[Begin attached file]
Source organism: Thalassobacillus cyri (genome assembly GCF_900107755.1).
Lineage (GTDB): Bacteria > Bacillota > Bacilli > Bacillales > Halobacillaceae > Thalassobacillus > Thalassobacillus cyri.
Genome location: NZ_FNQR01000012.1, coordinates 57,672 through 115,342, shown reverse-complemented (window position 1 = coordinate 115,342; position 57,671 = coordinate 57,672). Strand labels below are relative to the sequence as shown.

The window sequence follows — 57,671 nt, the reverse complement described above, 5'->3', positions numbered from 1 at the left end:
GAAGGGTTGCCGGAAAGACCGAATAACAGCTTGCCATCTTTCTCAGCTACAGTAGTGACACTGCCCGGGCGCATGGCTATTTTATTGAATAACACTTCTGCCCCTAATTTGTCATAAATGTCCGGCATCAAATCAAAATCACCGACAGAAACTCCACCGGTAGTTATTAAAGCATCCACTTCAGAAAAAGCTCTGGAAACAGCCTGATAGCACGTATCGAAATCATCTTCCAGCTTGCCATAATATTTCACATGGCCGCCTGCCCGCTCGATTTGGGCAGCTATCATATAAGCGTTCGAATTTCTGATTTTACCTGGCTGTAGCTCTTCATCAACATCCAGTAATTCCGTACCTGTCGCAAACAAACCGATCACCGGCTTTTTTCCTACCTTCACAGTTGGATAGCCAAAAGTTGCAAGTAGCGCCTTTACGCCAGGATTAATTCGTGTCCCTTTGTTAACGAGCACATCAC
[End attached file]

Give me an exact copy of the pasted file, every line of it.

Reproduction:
Source organism: Thalassobacillus cyri (genome assembly GCF_900107755.1).
Lineage (GTDB): Bacteria > Bacillota > Bacilli > Bacillales > Halobacillaceae > Thalassobacillus > Thalassobacillus cyri.
Genome location: NZ_FNQR01000012.1, coordinates 57,672 through 115,342, shown reverse-complemented (window position 1 = coordinate 115,342; position 57,671 = coordinate 57,672). Strand labels below are relative to the sequence as shown.

The window sequence follows — 57,671 nt, the reverse complement described above, 5'->3', positions numbered from 1 at the left end:
GAAGGGTTGCCGGAAAGACCGAATAACAGCTTGCCATCTTTCTCAGCTACAGTAGTGACACTGCCCGGGCGCATGGCTATTTTATTGAATAACACTTCTGCCCCTAATTTGTCATAAATGTCCGGCATCAAATCAAAATCACCGACAGAAACTCCACCGGTAGTTATTAAAGCATCCACTTCAGAAAAAGCTCTGGAAACAGCCTGATAGCACGTATCGAAATCATCTTCCAGCTTGCCATAATATTTCACATGGCCGCCTGCCCGCTCGATTTGGGCAGCTATCATATAAGCGTTCGAATTTCTGATTTTACCTGGCTGTAGCTCTTCATCAACATCCAGTAATTCCGTACCTGTCGCAAACAAACCGATCACCGGCTTTTTTCCTACCTTCACAGTTGGATAGCCAAAAGTTGCAAGTAGCGCCTTTACGCCAGGATTAATTCGTGTCCCTTTGTTAACGAGCACATCAC